So you want a canine companion but need more time or energy for a high-maintenance breed? No worries; plenty of dogs make excellent pets without requiring constant activity or attention. As a busy person yourself, a low-energy dog that’s happy to chill at home and snuggle up while you’re working or relaxing is ideal. You’ll enjoy dog ownership’s rewards, like unwavering affection and loyalty, without feeling overwhelmed or drained. In this article, we’ll introduce you to 13 of the calmest, gentlest, and most easygoing dog breeds that could perfectly match your lifestyle. With options ranging from lap dogs to larger species, you’ll find a furry friend on this list that fits what you’re looking for in a faithful four-legged companion.
Cavalier King Charles Spaniel
The Cavalier King Charles Spaniel is a perfect pup for less active owners. These playful yet gentle dogs were bred as companions to royalty, and they still love lavishing affection on their families today.
Standing just 13–18 inches tall, the Cavalier has a silky coat, a sweet expression, and a friendly temperament. While they enjoy short walks and playtime, they are equally content curling up in your lap for an afternoon snooze.
Suppose you’re looking for a faithful and easygoing furry friend to share quiet moments with at home. In that case, the Cavalier King Charles Spaniel is an excellent choice. With minimal grooming needs and polite, adaptable nature, this breed fits smoothly into almost any living situation and lifestyle.
The lovable English Bulldog is a perfect low-energy companion. These gentle giants are content lounging around and cuddling up with their owners.
· Their squat build and pushed-in nose give them a charming appearance but make exercise difficult, so they are happy with short walks.
· They don’t require much space and are well suited for apartment living.
· Despite their wrinkly appearance, they only need occasional bathing and grooming.
· They tend to drool and snore, but their affectionate and friendly temperament makes up for it.
· While not overly bright, they are very trainable and eager to please, especially when treats are involved!
Suppose you are looking for a calm, easygoing friend who’s more interested in snacking and snoozing than high-energy activities. In that case, the English Bulldog might steal your heart.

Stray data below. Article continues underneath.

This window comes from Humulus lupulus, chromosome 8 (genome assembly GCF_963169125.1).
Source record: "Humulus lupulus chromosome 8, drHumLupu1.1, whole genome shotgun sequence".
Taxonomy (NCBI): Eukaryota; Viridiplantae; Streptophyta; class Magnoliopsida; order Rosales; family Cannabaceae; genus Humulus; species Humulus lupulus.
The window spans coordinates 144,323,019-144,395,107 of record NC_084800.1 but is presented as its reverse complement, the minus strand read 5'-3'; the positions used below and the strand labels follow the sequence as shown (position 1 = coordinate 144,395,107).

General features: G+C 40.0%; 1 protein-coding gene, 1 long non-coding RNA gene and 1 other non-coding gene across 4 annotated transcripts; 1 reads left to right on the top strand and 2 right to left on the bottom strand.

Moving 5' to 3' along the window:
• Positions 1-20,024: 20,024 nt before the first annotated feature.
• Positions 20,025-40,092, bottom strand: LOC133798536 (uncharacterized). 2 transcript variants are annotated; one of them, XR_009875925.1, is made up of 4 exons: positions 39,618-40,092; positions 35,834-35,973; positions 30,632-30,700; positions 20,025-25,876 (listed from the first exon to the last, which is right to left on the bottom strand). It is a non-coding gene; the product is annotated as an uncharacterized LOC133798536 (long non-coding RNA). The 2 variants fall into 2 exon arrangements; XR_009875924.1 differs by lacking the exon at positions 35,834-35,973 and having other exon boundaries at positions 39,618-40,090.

The French Bulldog, with its bat-like ears and wrinkled face, is a charming and playful breed.
These affectionate Frog Dogs don’t require much exercise and are content to lounge around with their owners.
Their compact size makes them suitable for apartment living.
The French Bulldogs’ easygoing and gentle temperament makes them great companions for families with children or other pets.
Chow Chows: The Fluffy Teddy Bears
Chow Chows are independent yet loyal companions. Their plush coats and mane-like ruffs make them look like fluffy teddy bears. While Chow Chows can be aloof with strangers, they are devoted to their families and love being with the people they know.
· They tend to be calm and not overly active, so they adapt well to apartments and smaller living spaces.
· Chows are intelligent but sometimes stubborn, so early positive training and socialization are essential.
· Grooming needs can be high, especially when they are blowing their coat a couple of times a year. Daily brushing and bathing monthly will keep their skin clean and tangle-free.
· Chows can live 12–15 years, a long-term commitment. But a Chow Chow can make a wonderful lifelong friend for those wanting a fluffy companion to call their own.
The Greyhound: A Laid-Back Breed
The sweet greyhound is one of the laziest dog breeds. These gentle giants are bred for speed, but they are total couch potatoes off the racetrack. Their favorite activities are sleeping the day away and spending quality time with their owners.
If you are looking for a walking or jogging companion, look elsewhere. The greyhound prefers strolls and short bursts of play. They need minimal exercise and grooming. Their short, slick coat only requires occasional brushing to keep shedding under control.
Overall, the greyhound has a calm, easygoing temperament. They do well in apartments and homes of any size. However, they can always be on leash in secured areas due to their strong prey drive. With proper introduction, greyhounds can live peacefully with cats and other dogs.
For a laid-back life of luxury with a sweet and gentle companion by your side, you can’t go wrong with a greyhound. Their quiet, low-key nature makes them an ideal pet for households of any energy level.
Great Dane: The Gentle Giant
The Great Dane is truly a gentle giant. As one of the largest dog breeds, the Great Dane is a very low-energy, easygoing canine companion.
- Despite their massive size, Great Danes make excellent apartment dogs. They require little activity and exercise. A couple of short daily walks will suit them just fine.